Friday, March 31, 2023

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Two Lesbian Women Sentenced to Death in Iran

Zahra Sedighi Hamedani. Source: 6Rang.

An Iranian court has sentenced two women to death, on charges of promoting homosexuality, in a country where it is illegal to be gay or lesbian, but legal to change sex. The two women, Elham Chubdar, 24, and Zahra Sedighi Hamedani, 31, were sentenced to die while in detention in Urmia jail, located in the Northwestern town of Urmia, the Hengaw Kurdish rights organization said. 

Amnesty Internation said that Zahra Sedighi Hamedani’s charges stemmed from the activist defending gay rights on social media and appearing in a BBC documentary about the abuse gay and lesbian people are victim to in Iraqi Kurdistan.

The United States Commission on International Religious Freedom (USCIRF) notes that Sedighi Hamedani’s ethnic group is “Kurd,” her faith is unspecified, and the reason for her persecution was “Attending a Religious Gathering or Meeting LGBTI+ Rights Online Activity Religious Appearance Resisting State-Imposed Religious Systems.” 

USCIRF reports the nature of charges as being “Illegal Migration & Entry/Exit of Country Immorality Miscellaneous Religious Crimes.”

Zahra Sedighi Hamedani, also known as Sareh, is a prominent activist for Iran’s gay and lesbian community. Iranian security forces arrested Sareh in October 2021, when she tried to flee to Turkey, after returning to Iran from Iraqi Kurdistan: where she had been based. She was then held in solitary confinement for two months. There has been concern about the fate of Sareh for months.

“On October 27, 2021, authorities detained Sedighi-Hamadani in Urumieh, West Azerbaijan province, reportedly in relation to her real or perceived sexual orientation and gender identity as well as her social media activity in support of LGBTQI+ rights,” reported USCIRF. “She was reportedly forcibly disappeared for 53 days and also subjected to solitary confinement and verbal abuse and threats by authorities of physical violence towards her and her children.”

The pair were convicted of “spreading corruption on Earth,” a charge inflicted on people deemed to have broken Iran’s sharia laws. They were also charged with promoting Christianity and communicating with media that opposed the Iranian regime.

“On January 16, 2022, Sedighi-Hamadani was informed that she had been charged with committing corruption on Earth (Art. 286 IPC) through “promoting homosexuality,” “communication with anti-Islamic Republic media channels,” and “promoting Christianity,”” USCIRF continued. “The first two components of the charge reportedly stem from her participation in a BBC documentary about LGBTQI+ issues in the Kurdistan Region of Iraq. The latter component was reportedly in relation to her wearing a cross necklace and attending a house-church several years ago.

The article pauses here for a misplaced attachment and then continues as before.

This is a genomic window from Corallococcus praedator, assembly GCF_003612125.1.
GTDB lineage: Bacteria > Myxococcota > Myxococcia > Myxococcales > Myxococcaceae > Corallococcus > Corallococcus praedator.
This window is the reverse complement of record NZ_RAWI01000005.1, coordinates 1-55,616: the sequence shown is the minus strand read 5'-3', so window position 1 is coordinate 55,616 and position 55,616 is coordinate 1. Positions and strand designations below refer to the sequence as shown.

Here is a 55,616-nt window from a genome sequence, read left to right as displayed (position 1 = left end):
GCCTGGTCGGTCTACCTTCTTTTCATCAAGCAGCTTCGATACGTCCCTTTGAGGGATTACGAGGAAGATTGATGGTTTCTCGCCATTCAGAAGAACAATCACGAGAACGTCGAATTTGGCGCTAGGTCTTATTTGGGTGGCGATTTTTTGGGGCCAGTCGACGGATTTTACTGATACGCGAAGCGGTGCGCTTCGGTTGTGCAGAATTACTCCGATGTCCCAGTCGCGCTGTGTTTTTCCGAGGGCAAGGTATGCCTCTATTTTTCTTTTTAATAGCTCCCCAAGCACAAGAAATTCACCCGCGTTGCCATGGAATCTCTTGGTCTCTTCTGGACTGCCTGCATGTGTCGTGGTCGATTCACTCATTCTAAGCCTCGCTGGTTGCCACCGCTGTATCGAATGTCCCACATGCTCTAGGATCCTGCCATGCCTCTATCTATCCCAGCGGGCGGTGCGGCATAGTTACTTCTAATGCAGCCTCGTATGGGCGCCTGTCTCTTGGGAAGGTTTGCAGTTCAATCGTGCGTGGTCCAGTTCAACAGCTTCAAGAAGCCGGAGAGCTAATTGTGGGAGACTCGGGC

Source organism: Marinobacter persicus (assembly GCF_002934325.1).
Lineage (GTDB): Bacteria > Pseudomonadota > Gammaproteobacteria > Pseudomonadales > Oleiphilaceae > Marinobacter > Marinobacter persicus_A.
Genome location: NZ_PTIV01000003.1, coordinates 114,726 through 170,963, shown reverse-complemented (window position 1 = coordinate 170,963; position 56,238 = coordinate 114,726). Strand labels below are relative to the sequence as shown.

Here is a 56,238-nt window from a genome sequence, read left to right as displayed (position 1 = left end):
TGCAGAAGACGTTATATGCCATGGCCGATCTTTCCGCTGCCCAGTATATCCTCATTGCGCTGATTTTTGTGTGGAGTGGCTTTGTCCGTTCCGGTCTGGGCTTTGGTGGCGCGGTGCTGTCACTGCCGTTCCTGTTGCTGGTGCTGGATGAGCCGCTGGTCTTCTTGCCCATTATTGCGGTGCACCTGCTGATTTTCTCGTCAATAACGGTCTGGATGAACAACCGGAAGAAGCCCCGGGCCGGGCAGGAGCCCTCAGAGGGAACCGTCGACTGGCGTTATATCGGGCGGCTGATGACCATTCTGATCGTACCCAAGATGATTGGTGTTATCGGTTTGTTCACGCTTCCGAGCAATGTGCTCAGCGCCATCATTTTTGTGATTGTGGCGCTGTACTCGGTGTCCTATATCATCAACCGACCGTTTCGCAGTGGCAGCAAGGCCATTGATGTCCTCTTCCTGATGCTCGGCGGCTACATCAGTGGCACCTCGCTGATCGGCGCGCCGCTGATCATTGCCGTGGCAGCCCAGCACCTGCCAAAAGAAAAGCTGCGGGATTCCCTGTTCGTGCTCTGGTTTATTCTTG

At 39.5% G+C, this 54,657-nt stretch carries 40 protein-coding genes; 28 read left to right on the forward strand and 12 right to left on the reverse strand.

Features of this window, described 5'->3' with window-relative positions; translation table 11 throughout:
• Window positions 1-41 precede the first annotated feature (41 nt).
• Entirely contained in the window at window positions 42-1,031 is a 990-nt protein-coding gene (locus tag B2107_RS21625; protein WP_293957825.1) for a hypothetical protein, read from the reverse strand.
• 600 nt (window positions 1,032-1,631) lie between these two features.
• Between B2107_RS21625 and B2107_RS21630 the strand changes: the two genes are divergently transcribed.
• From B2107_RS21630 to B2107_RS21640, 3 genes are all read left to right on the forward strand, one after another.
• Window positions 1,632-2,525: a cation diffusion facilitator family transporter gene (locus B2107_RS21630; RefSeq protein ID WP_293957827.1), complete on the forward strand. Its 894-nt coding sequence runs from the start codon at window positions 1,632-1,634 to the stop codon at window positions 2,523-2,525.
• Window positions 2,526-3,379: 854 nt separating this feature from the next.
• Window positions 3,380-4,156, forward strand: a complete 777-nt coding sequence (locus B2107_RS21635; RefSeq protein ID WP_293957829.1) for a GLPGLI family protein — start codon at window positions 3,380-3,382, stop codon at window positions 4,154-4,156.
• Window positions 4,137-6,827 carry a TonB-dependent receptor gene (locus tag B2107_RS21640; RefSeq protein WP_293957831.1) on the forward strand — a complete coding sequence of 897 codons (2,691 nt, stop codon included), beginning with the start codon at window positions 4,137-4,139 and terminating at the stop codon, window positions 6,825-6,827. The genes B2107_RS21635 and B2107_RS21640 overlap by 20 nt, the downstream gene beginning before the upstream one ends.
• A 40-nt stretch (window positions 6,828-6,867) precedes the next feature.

“In July 2022, it was reported that Sedighi-Hamadani had been fined 5.3 million tomans for “illegally leaving the country.” It was also reported that authorities had accused Sedighi-Hamadani of “promoting homosexuality, gambling, fraud, and promoting illicit sexual relations and publishing them on the Internet.” It was also reported that Sedighi-Hamadani had been acquitted of an ‘encouraging prostitution’ charge.”

Another woman, Soheila Ashrafi, 52, has been arrested in the same case. She is waiting to hear her fate. 

Homosexuality is banned in Iran; its penal code criminalizes same-sex sexual behavior for both men and women. However, many avoid criminalization through medical and surgical gender reassignment. While compulsory sex reassignment surgery is not official government policy, the threat of the death penalty is a high incentive, and surgeries are subsidized by the government. Iran performs the highest number of sex reassignment surgeries of any country in the world, except for Thailand, and many appear to be unregulated and unreported. There is little regulation of the gender industry, and many reports of patients who’ve been mutilated.

Hengaw said that Sareh was refused her right to a lawyer during her detention. 

According to France 24, Shadi Amin, coordinator for Germany-based Iranian LGBT group 6Rang, said the group could confirm the execution verdicts now it had gained permission from the families. 

“We now demand pressure from Germany and other foreign governments [to release the two women],” she told AFP.

“This is the first time that a woman has been sentenced to death in Iran for her sexual orientation,” she added.

Before being arrested, while still in Iraqi Kurdistan, Sareh sent 6Rang videos to be publicised if she failed to make it to safety. 

“We, the LGBTI community, are suffering. Whether through death or freedom, we will remain true to ourselves,” she said in one of the videos.

“I hope to achieve freedom.”

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